Einzig profiled 29 women – Cali longboarding legends and Aussie shortboard pros, a Black trauma surgeon who joined a surf non-profit to get young women of colour into waves at the Rockaways, two generations of Hawaaiian surf aristocracy, and an English octogenarian who still surfs daily from a cottage on the Devon coast. With borders closed, most interviews had to be conducted virtually, but Einzig was struck by the candor of the women – from the Senegalese surf activist to an Iranian political exile – as they shared their personal stories. 

Surf’s Up: breaking the barrier of the boy’s club | Soho House

‘I didn’t have to probe too much, they seemed to understand instinctively how important [they] could be… offering hope and a way to move forward.’ She had to pivot creatively for ‘the visual elements of the book, which were key’. Finding female photographers in each country proved ‘horrendous logistically’, but with hindsight, ‘there was no truer representation of women supporting women. It opened up a whole new world of possibility and creativity’, and led to a final book ‘beyond anything I imagined’.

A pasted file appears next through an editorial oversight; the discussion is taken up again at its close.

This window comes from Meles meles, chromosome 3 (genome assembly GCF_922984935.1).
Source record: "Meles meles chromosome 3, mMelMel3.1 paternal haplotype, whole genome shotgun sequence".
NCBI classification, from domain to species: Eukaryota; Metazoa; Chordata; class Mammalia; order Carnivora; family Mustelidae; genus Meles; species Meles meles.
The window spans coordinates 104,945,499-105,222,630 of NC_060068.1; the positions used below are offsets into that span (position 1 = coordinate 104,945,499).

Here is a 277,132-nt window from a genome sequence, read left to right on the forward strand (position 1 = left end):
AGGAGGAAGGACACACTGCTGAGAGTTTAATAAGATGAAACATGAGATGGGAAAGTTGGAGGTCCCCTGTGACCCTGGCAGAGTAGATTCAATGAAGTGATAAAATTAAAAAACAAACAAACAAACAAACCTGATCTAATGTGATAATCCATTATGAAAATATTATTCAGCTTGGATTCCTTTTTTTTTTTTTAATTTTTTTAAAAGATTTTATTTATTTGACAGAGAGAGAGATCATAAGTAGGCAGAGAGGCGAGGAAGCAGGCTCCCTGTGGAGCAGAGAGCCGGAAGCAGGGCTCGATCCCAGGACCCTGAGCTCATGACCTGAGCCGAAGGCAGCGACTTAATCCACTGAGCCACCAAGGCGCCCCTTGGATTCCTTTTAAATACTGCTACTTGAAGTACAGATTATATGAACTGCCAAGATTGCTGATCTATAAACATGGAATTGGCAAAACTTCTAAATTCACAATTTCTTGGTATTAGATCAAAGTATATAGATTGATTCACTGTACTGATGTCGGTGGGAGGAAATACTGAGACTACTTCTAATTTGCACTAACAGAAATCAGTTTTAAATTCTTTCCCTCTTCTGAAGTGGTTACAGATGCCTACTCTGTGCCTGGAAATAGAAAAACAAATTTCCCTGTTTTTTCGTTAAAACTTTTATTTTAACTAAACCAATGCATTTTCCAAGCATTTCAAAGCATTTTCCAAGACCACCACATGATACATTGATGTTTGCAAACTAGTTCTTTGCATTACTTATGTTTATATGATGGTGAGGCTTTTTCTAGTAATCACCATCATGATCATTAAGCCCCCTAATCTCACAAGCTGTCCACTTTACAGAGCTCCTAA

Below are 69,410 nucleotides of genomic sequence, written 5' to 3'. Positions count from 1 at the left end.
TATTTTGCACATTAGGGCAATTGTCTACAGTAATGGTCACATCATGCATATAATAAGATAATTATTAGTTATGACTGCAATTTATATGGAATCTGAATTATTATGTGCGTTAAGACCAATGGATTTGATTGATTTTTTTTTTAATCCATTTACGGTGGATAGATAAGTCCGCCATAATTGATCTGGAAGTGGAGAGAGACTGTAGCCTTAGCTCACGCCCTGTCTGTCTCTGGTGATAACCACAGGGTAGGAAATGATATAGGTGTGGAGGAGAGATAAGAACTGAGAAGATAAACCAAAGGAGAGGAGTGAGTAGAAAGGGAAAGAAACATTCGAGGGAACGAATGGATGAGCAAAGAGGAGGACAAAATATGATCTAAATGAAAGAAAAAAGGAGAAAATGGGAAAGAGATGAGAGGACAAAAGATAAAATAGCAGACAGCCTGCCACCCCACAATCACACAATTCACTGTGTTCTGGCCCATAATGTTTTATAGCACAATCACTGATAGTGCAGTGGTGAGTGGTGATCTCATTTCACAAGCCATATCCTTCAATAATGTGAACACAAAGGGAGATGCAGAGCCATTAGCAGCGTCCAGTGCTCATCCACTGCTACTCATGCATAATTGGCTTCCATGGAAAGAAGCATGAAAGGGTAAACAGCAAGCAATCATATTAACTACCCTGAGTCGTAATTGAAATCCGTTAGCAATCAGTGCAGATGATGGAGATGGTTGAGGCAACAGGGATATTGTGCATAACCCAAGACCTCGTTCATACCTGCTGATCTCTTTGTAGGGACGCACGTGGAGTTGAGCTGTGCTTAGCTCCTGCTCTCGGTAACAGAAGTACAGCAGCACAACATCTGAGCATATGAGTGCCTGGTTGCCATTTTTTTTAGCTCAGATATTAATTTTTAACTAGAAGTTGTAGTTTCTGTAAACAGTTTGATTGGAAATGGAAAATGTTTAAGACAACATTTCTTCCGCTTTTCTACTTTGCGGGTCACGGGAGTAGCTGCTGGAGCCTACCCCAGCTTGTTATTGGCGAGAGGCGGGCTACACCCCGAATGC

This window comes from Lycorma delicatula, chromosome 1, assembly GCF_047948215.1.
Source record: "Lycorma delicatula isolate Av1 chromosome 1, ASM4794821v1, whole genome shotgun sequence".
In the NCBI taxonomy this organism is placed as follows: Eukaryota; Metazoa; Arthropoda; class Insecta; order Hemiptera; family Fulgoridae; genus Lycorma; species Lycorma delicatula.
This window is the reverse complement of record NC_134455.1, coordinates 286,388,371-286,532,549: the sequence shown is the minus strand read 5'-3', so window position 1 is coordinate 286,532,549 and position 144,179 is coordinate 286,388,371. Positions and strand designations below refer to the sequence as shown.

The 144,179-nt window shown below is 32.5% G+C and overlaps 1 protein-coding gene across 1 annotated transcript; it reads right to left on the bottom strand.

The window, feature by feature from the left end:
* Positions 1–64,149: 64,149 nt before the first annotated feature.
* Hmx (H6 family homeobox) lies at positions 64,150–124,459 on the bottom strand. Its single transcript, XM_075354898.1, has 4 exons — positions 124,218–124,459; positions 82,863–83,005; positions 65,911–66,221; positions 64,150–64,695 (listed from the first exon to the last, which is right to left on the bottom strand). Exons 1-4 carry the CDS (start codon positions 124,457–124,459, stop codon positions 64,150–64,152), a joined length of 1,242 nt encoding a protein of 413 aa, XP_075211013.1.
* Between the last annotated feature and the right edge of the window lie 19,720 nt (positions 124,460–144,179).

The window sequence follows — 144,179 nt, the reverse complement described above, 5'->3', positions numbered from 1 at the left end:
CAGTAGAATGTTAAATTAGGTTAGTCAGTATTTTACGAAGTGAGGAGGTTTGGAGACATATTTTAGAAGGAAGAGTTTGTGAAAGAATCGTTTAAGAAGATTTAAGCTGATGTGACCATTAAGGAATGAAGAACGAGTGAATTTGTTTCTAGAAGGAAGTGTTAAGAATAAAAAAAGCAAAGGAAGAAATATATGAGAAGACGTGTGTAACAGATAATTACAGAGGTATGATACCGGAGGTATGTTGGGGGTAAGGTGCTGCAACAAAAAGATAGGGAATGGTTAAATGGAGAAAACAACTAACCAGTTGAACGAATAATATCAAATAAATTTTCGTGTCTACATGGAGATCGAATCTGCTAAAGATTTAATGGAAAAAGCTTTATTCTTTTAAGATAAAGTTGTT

With this timely publication, Einzig hopes to inspire and empower women of all ages. But like those who glide across its pages, Women Making Waves has a purpose beyond representation. Most of the world’s population now exists entirely in urban centres, disconnected from the rhythms and textures of the natural world. That physical and emotional disconnect poses a profound risk for our collective future – for when nature becomes an abstract concept, who will love it enough to fight for it? This is the deep connection that binds Einzig and the other remarkable women of the water – and why they joyfully welcome the chance to ride a party wave.
Click here to order a copy of the book.

Interested in becoming a member?